In recognition of "Score Release Day" the writers here
at Stories from School are focusing this week on National Board Certification.
We're recognizing and connecting with the new NBCTs, offering our congratulations
and welcoming them into the community of accomplished teachers.
Achieving National Board Certification is incredibly difficult. At
least it was for me. So to all the new NBCTs out there, congratulations! You’ve
done something amazing, not only for yourselves, but for your students.
Celebrate. Live it up.
But I want to focus on a certain subset of National Board
Certified Teachers: the retakers. (Or as the National Board calls them, the “Advanced
Candidates”) As you probably know, the National Board essentially gives
candidates three years in which to certify. Those who don’t certify the first year
can bank their higher scores and redo the parts in which they fell short. And
if they need to, they can do it again the next year.
I am in
awe of those teachers.
because I’m one of them, but precisely because I’m not. When I went through the
process, twelve years ago, I certified – not by much – but by enough. Had I
fallen short, I’m pretty sure I would have turned the page on the whole sorry
episode, chalked it up to unfounded hubris, and moved on. Sort of like my
failed attempt to climb Mt. Baker. (See figure A)
certifying, I’ve had the opportunity to work with dozens of candidates. Some of
them certify and some don’t. And of those who don’t, some try again and some don’t.
Those who try again - who go through the anger and grief of not certifying; yet
ultimately dust themselves off and go through it again; those candidates are my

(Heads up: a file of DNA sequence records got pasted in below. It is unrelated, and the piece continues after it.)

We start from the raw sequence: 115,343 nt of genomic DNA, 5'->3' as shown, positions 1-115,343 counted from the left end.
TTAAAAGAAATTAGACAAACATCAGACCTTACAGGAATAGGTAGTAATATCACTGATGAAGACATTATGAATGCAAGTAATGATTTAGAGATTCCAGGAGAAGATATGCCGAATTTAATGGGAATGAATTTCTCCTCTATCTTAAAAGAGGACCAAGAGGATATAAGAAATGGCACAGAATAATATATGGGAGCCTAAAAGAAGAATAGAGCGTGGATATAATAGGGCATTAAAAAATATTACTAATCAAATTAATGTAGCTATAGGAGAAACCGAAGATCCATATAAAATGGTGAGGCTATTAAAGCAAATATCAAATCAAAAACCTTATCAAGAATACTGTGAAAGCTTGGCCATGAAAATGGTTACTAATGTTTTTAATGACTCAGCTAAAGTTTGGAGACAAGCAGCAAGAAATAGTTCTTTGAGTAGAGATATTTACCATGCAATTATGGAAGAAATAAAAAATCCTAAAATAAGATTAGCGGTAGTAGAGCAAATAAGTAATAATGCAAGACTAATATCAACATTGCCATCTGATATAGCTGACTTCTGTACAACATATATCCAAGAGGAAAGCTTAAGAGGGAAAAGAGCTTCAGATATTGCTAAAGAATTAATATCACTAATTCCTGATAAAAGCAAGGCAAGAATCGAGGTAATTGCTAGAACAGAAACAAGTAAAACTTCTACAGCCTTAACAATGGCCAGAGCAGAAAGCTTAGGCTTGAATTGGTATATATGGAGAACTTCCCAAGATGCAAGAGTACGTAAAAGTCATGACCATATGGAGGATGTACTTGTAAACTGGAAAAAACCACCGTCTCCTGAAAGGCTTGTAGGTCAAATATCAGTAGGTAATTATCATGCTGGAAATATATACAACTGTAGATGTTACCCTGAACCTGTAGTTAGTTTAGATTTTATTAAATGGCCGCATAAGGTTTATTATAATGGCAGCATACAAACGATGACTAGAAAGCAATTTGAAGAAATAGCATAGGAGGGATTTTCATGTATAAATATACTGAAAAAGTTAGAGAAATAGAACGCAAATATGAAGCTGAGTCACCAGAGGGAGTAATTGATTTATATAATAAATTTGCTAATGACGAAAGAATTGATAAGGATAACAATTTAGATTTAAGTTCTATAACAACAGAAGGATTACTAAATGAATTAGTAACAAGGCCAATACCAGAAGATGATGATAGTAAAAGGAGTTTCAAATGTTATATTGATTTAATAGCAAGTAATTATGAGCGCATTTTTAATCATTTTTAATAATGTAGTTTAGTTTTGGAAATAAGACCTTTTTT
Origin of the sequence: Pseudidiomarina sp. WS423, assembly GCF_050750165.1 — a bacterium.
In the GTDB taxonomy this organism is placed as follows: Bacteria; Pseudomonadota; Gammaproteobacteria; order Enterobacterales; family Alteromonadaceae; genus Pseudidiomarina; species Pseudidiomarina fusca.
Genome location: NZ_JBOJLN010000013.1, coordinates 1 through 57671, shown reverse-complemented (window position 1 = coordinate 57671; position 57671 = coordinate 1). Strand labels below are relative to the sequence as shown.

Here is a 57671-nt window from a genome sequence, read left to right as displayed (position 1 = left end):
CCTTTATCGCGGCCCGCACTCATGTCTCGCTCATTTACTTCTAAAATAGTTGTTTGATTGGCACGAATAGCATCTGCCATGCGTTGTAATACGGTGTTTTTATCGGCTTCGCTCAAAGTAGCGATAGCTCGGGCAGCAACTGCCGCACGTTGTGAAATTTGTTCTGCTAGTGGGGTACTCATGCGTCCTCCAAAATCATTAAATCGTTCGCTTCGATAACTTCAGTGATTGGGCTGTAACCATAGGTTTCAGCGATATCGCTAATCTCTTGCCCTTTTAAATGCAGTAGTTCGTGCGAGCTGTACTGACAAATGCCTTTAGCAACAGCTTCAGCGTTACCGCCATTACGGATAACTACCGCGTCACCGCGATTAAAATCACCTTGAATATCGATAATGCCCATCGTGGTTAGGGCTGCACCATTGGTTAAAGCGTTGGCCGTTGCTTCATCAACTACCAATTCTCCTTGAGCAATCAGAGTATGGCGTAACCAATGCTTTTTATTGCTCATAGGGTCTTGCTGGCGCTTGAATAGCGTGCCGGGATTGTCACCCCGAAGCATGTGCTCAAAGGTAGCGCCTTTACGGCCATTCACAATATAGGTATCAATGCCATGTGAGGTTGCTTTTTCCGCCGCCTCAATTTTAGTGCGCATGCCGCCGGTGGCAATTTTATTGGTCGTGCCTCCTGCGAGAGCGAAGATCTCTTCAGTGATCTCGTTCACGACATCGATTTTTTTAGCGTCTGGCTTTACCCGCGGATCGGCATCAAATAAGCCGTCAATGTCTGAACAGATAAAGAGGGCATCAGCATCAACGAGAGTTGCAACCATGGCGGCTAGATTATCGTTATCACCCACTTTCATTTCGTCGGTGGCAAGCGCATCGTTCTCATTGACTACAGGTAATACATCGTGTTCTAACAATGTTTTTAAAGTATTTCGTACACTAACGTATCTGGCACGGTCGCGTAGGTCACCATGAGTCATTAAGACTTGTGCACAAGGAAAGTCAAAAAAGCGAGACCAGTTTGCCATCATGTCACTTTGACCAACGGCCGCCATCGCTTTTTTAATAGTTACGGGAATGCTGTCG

favorites. I admire their grit; their persistence, their perseverance
and their endurance. And thier humility
everyone wants to certify the first time around. That’s the goal. Not only is
it more efficient, but it’s cheaper. NB certification, however, is an
assessment. And like all assessments, it doesn’t always accurately measure what
it’s supposed to measure. In my experience, the biggest barrier for most
candidates is their ability to clearly communicate, in written form, how their
teaching measures up to the standards. Being a good teacher is one thing; being
able to write about it is something else altogether, and it’s that “something
else” that frequently prevents good teachers from certifying.
National Board Certification is more than an assessment. It’s also a very
powerful process of professional development. By mandating self-analysis and
reflection, it makes teachers better, whether they certify or not. It stands to
reason that those teachers who spend two or three years immersed in this process
get more out of it than the rest of us. Not that they’d want it that way, of
course, but still.
to you guys. The retakers. The advanced candidates. You tried to climb that
mountain, but failed. Then you tried again and made it. Some of you had to try
three times. You’ve shown persistence, perseverance and endurance. You’re role
models for the rest of us who worry about trying something difficult; something
we might not accomplish.
the kind of people who should be teaching.